Does talking about politics make you squirm? What about sex or religion? If you answered ‘yes,’ you’re not alone, according to the Discomfort Index.
And while the new national survey has found all three of those topics are considered taboo to Canadians, it turns out money is also a topic that is off-limits to most.
Conducted by FP Canada, an institute dedicated to financial planning, the survey finds nearly one-in-four people feel money is a taboo topic – ranking it alongside those other time-honoured, forbidden subjects.
Despite an increasing number of women managing family budgets, they are still more likely to avoid the topic of money than men, the Discomfort Index has found.
Income levels seem to impact the conversation, too. Thirty-nine-per-cent of those who earn $40,000 or less a year will talk to their partner compared to 72 per cent of Canadians earning $80,000 or more.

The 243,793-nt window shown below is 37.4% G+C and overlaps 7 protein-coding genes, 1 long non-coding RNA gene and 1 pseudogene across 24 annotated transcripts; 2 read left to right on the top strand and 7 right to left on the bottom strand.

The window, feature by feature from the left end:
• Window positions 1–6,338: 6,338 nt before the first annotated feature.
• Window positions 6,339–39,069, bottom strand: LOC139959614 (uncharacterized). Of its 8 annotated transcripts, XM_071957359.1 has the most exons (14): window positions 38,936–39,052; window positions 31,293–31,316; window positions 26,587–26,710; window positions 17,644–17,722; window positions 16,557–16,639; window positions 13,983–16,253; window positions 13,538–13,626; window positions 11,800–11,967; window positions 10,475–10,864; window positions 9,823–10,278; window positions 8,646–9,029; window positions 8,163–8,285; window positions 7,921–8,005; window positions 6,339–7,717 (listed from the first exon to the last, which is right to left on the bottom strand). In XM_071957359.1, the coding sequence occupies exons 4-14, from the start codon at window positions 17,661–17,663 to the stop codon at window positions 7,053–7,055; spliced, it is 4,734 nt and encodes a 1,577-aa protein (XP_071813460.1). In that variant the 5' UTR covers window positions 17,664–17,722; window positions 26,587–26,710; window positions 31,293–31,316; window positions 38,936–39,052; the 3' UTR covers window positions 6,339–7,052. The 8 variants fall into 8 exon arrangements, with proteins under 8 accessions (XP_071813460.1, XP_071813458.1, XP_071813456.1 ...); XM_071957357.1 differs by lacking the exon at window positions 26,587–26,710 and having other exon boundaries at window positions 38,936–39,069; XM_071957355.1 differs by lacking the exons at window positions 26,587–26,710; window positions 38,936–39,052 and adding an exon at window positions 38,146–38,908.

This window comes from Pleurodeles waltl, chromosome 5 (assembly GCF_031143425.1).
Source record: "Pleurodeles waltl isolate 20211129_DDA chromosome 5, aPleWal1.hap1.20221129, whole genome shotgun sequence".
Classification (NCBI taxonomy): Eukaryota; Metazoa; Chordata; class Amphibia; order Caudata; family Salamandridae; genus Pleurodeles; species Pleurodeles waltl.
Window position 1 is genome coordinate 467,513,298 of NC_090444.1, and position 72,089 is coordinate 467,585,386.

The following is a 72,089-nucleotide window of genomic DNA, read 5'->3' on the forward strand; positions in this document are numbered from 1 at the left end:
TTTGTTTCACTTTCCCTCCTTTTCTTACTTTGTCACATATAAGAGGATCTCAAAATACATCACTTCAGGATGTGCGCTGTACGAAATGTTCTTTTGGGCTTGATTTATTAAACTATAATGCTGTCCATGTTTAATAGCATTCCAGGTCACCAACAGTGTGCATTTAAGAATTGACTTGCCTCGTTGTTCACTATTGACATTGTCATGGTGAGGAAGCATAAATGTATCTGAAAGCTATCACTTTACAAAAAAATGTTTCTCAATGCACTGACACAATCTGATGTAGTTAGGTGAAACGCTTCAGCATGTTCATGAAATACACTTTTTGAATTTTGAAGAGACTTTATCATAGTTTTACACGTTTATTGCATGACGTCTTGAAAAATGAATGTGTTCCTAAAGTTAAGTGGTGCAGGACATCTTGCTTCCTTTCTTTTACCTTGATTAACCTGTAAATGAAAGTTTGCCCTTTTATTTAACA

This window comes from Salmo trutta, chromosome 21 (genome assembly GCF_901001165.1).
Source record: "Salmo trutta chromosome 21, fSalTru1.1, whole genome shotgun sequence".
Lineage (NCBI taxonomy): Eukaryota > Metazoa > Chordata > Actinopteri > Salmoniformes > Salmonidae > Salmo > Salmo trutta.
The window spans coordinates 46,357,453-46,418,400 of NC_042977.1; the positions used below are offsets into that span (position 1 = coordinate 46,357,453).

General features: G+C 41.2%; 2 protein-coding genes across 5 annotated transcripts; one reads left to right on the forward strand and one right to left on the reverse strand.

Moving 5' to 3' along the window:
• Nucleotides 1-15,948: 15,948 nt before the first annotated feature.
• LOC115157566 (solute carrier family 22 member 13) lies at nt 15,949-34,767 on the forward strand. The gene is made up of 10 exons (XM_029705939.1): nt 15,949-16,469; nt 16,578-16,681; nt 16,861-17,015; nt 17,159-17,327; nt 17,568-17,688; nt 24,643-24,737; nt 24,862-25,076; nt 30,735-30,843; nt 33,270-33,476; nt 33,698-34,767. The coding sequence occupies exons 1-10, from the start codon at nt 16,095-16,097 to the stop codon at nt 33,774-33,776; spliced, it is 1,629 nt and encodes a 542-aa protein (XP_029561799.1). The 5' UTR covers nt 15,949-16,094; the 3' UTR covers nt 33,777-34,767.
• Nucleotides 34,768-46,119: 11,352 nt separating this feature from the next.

However, the survey has found 40 per cent of Canadians won’t talk to their partner about money at all.
“Our views on money often differ but our life goals are shared,” Kelley Keehn, author of Talk Money to Me and a personal finance educator for FP Canada, said in a release, adding it’s encouraging to see partners talking about their money issues.
Meanwhile, health issues are also apparently something both men and women avoid discussing, along with relationships and sex.
One-in-three women said they are uncomfortable talking about politics, versus 19 per cent of men.
More than a quarter of women — 26 per cent — felt discussing religion was awkward, while 20 per cent of men felt the same way.
Story by Amanda Wawryk and Hana Mae Nassar - NEWS 1130